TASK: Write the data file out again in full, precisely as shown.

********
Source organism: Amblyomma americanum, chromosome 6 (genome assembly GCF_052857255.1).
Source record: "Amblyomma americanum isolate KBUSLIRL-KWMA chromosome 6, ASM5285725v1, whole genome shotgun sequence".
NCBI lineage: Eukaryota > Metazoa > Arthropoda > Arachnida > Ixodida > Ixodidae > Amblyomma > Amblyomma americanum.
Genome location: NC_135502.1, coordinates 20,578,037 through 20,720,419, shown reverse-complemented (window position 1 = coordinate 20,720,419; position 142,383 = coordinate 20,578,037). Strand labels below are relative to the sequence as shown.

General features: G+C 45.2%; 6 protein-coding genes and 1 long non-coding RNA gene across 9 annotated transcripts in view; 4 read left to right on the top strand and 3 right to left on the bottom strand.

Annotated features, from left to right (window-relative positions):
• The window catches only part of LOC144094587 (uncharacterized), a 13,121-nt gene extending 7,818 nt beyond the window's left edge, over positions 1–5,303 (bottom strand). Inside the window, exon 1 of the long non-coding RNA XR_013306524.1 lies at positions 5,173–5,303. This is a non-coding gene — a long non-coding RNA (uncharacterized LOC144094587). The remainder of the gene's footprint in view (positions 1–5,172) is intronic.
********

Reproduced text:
Source organism: Amblyomma americanum, chromosome 6 (genome assembly GCF_052857255.1).
Source record: "Amblyomma americanum isolate KBUSLIRL-KWMA chromosome 6, ASM5285725v1, whole genome shotgun sequence".
NCBI lineage: Eukaryota > Metazoa > Arthropoda > Arachnida > Ixodida > Ixodidae > Amblyomma > Amblyomma americanum.
Genome location: NC_135502.1, coordinates 20,578,037 through 20,720,419, shown reverse-complemented (window position 1 = coordinate 20,720,419; position 142,383 = coordinate 20,578,037). Strand labels below are relative to the sequence as shown.

General features: G+C 45.2%; 6 protein-coding genes and 1 long non-coding RNA gene across 9 annotated transcripts in view; 4 read left to right on the top strand and 3 right to left on the bottom strand.

Annotated features, from left to right (window-relative positions):
• The window catches only part of LOC144094587 (uncharacterized), a 13,121-nt gene extending 7,818 nt beyond the window's left edge, over positions 1–5,303 (bottom strand). Inside the window, exon 1 of the long non-coding RNA XR_013306524.1 lies at positions 5,173–5,303. This is a non-coding gene — a long non-coding RNA (uncharacterized LOC144094587). The remainder of the gene's footprint in view (positions 1–5,172) is intronic.